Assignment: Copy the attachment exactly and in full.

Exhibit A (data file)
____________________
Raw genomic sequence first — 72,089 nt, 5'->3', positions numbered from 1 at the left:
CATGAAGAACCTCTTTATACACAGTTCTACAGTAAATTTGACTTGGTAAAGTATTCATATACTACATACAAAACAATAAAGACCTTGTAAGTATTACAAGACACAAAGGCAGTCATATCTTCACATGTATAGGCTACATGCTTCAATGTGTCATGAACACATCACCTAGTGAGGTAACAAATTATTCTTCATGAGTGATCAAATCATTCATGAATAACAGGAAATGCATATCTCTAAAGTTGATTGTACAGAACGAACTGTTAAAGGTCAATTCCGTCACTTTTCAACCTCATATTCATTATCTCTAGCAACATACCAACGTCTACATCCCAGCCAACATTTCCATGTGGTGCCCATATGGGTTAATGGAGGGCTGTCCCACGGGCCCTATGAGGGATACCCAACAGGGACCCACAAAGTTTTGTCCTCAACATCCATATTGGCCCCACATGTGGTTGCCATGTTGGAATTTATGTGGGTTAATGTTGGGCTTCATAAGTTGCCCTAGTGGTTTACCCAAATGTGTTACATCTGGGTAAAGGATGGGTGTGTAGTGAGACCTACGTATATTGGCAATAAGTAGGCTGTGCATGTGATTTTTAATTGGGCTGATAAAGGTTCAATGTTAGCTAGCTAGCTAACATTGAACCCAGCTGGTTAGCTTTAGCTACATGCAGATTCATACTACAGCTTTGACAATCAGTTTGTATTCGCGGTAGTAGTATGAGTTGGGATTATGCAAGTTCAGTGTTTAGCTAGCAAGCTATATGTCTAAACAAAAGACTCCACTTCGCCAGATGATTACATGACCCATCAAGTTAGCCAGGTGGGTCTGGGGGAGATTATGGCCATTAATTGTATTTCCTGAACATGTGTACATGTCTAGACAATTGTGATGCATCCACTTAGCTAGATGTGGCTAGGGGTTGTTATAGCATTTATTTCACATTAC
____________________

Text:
Raw genomic sequence first — 72,089 nt, 5'->3', positions numbered from 1 at the left:
CATGAAGAACCTCTTTATACACAGTTCTACAGTAAATTTGACTTGGTAAAGTATTCATATACTACATACAAAACAATAAAGACCTTGTAAGTATTACAAGACACAAAGGCAGTCATATCTTCACATGTATAGGCTACATGCTTCAATGTGTCATGAACACATCACCTAGTGAGGTAACAAATTATTCTTCATGAGTGATCAAATCATTCATGAATAACAGGAAATGCATATCTCTAAAGTTGATTGTACAGAACGAACTGTTAAAGGTCAATTCCGTCACTTTTCAACCTCATATTCATTATCTCTAGCAACATACCAACGTCTACATCCCAGCCAACATTTCCATGTGGTGCCCATATGGGTTAATGGAGGGCTGTCCCACGGGCCCTATGAGGGATACCCAACAGGGACCCACAAAGTTTTGTCCTCAACATCCATATTGGCCCCACATGTGGTTGCCATGTTGGAATTTATGTGGGTTAATGTTGGGCTTCATAAGTTGCCCTAGTGGTTTACCCAAATGTGTTACATCTGGGTAAAGGATGGGTGTGTAGTGAGACCTACGTATATTGGCAATAAGTAGGCTGTGCATGTGATTTTTAATTGGGCTGATAAAGGTTCAATGTTAGCTAGCTAGCTAACATTGAACCCAGCTGGTTAGCTTTAGCTACATGCAGATTCATACTACAGCTTTGACAATCAGTTTGTATTCGCGGTAGTAGTATGAGTTGGGATTATGCAAGTTCAGTGTTTAGCTAGCAAGCTATATGTCTAAACAAAAGACTCCACTTCGCCAGATGATTACATGACCCATCAAGTTAGCCAGGTGGGTCTGGGGGAGATTATGGCCATTAATTGTATTTCCTGAACATGTGTACATGTCTAGACAATTGTGATGCATCCACTTAGCTAGATGTGGCTAGGGGTTGTTATAGCATTTATTTCACATTAC